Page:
Monmouthshire County Council are to reinstate the bus services between Chepstow and Monmouth after plans to axe the first and last services on the 65 Bus caused uproar from students and workers.

Parents and students highlighted the difficulties they will face getting to and from school or work if those bus services were to be cancelled altogether.

Catrin Maby the County Councillor responsible for bus services she has confirmed that the 7am 65 Bus from Chepstow to Monmouth and the 5.30pm from Monmouth to Chepstow will be reinstated from Monday 8th April.

A parent of a student who uses the buses told the Beacon that the early morning 7am Chepstow to Monmouth service which some of the 6th formers use, is the only way of getting to school if their parents can’t take them.

Mrs Susie Fudge said “There isn’t always a space on the school bus given post-16 concessionary school transport and 6th formers come way down the list”.

Chepstow resident Diane Collins said she would lose two days of work as she catches the first bus from Chepstow which gets her to Monmouth before 7.45am so she can get the early bus to Ross, “then when I get back to Monmouth, I catch the 5.30pm bus service home but this now means I will have to give my job up in Ross,” she said.

The service has been run by Monmouthshire for many years but has been put out to tender and will be run commercially by Newport Bus (the operating name of Newport Transport Limited) from April 1. 

Trellech resident Caroline Roberts added that her son was in college at Cardiff, but “he won’t be able to get back if this happens and if my daughter goes to an after school club, she won;t be able to get back either as I will be at work

“For many, the first service is vital,  if they need to cut services, cut one in the middle of the day,” she added.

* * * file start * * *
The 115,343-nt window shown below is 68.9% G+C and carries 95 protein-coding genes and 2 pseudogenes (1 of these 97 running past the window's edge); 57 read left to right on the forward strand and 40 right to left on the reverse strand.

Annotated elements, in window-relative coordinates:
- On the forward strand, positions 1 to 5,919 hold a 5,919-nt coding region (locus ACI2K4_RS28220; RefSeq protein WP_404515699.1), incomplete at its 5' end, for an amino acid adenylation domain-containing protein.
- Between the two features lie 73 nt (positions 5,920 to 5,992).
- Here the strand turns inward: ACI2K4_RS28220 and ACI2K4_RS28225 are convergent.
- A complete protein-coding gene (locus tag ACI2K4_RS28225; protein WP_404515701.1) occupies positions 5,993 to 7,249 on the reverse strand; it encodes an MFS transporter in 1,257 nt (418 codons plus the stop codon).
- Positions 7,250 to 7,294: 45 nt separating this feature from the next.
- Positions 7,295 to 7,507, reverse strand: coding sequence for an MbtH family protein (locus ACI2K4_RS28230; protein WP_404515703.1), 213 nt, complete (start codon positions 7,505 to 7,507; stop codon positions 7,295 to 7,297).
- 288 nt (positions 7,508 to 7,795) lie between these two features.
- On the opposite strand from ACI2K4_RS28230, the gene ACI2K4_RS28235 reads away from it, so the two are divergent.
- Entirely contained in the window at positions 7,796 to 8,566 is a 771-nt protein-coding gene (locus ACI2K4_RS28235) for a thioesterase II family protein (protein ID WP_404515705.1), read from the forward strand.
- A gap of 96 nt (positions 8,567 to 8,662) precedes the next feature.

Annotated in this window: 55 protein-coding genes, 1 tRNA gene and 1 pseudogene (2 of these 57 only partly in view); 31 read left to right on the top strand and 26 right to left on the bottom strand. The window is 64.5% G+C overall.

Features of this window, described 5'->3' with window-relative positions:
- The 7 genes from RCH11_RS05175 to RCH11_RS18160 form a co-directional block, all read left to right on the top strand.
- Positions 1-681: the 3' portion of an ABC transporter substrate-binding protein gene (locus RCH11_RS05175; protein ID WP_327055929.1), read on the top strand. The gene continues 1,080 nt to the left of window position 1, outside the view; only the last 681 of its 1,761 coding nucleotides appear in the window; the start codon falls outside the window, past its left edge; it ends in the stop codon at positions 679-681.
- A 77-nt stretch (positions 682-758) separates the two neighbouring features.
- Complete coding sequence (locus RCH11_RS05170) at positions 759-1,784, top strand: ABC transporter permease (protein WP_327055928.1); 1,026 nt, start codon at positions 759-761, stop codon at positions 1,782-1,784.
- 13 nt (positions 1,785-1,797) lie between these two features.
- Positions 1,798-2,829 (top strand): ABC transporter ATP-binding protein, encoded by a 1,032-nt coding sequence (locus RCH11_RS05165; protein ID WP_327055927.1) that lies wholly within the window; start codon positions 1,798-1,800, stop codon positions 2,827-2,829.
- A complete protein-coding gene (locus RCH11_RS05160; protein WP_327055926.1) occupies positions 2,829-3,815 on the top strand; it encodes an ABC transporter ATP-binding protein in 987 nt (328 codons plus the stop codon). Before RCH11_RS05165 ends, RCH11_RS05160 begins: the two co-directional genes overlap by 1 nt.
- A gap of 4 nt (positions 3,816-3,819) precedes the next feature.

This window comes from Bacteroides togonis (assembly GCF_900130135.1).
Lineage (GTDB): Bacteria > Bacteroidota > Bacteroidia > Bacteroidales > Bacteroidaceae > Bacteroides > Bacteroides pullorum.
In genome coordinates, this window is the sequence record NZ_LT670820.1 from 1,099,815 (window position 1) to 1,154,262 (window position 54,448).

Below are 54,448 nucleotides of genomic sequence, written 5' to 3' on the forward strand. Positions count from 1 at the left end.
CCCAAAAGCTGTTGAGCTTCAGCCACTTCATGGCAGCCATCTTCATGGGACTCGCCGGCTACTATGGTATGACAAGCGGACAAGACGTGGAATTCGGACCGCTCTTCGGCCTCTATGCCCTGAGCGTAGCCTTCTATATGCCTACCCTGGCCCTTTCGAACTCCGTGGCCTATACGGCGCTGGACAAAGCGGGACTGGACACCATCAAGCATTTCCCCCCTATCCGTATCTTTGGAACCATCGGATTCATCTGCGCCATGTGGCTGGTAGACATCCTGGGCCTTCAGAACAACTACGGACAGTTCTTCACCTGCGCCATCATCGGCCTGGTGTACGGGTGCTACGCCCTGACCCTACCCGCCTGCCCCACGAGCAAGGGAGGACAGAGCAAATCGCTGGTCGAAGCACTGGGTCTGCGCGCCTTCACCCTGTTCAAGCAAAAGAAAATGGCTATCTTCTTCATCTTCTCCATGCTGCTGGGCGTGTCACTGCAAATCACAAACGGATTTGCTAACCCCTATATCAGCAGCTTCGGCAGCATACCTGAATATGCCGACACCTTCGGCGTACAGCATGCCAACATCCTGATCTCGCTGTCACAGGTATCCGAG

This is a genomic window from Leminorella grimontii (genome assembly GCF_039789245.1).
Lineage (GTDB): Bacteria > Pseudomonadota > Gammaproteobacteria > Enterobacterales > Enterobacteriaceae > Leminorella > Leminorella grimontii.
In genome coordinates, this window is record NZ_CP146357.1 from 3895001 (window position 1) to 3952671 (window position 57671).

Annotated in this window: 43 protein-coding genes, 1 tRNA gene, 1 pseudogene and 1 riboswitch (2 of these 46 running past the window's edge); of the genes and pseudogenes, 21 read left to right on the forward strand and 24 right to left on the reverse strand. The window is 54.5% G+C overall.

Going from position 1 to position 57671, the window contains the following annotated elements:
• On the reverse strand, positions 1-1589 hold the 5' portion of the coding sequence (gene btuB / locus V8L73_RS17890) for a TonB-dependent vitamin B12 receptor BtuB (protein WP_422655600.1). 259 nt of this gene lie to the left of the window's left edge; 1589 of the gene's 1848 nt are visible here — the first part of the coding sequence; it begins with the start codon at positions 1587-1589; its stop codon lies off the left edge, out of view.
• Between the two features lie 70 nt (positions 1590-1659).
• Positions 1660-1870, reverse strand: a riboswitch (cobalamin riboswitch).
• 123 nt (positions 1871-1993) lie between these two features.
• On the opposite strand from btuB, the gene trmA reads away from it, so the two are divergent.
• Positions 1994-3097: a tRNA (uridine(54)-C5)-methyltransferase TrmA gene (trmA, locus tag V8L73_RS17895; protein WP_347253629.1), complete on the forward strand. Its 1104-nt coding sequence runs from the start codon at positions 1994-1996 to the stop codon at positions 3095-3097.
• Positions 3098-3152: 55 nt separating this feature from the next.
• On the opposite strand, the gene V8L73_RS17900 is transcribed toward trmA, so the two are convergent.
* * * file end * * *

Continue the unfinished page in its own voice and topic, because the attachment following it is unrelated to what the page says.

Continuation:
The proposed changes were condemned by the County Councillors for Mitchel Troy and Trellech, Richard John and Jayne McKenna, and by the County Councillor for Devauden, Rachel Buckler. 

Cllr Rachel Buckler said, “We are very concerned about the impact of these changes on residents getting to and from work or school, but also on the sustainability of the service.  The Council claims to be committed to tackling climate change but preventing people using the bus for work or school will result in more cars on the road, reduce public transport use and increase carbon emissions.” 

Cllr Jayne McKenna said, “This is a much loved service, which is a lifeline for so many residents in rural communities.  We have spoken to residents who will not be able to get to and from work as a result of these changes as well as school pupils who will be forced to give up after school extra-curricular activities to get the earlier bus. 

Cllr Maby said it is in no way MCC's intention to lose any bus services, what they want to do is increase them – but they are totally dependent on Welsh Gov funding to do this, and have to compete for funds with everything else. 

She added that it's difficult to argue the case of low usage services like the 7am and 5.30pm, but the county council is concerned about tackling rural isolation.  Usage data will continue to be monitored to determine the proven demand for these buses and she therefore strongly encourages everyone to make use of these services so that they can be secured for the longer term.